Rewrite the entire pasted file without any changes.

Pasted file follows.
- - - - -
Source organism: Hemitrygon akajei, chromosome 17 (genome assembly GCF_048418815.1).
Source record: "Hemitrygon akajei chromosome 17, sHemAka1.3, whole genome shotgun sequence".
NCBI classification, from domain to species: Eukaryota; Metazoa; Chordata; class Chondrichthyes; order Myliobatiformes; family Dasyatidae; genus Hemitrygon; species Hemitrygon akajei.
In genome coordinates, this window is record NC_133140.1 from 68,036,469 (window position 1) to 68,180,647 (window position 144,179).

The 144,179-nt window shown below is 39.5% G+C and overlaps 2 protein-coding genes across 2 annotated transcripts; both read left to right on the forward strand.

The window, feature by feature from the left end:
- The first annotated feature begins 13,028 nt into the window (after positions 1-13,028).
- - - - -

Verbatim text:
Source organism: Hemitrygon akajei, chromosome 17 (genome assembly GCF_048418815.1).
Source record: "Hemitrygon akajei chromosome 17, sHemAka1.3, whole genome shotgun sequence".
NCBI classification, from domain to species: Eukaryota; Metazoa; Chordata; class Chondrichthyes; order Myliobatiformes; family Dasyatidae; genus Hemitrygon; species Hemitrygon akajei.
In genome coordinates, this window is record NC_133140.1 from 68,036,469 (window position 1) to 68,180,647 (window position 144,179).

The 144,179-nt window shown below is 39.5% G+C and overlaps 2 protein-coding genes across 2 annotated transcripts; both read left to right on the forward strand.

The window, feature by feature from the left end:
- The first annotated feature begins 13,028 nt into the window (after positions 1-13,028).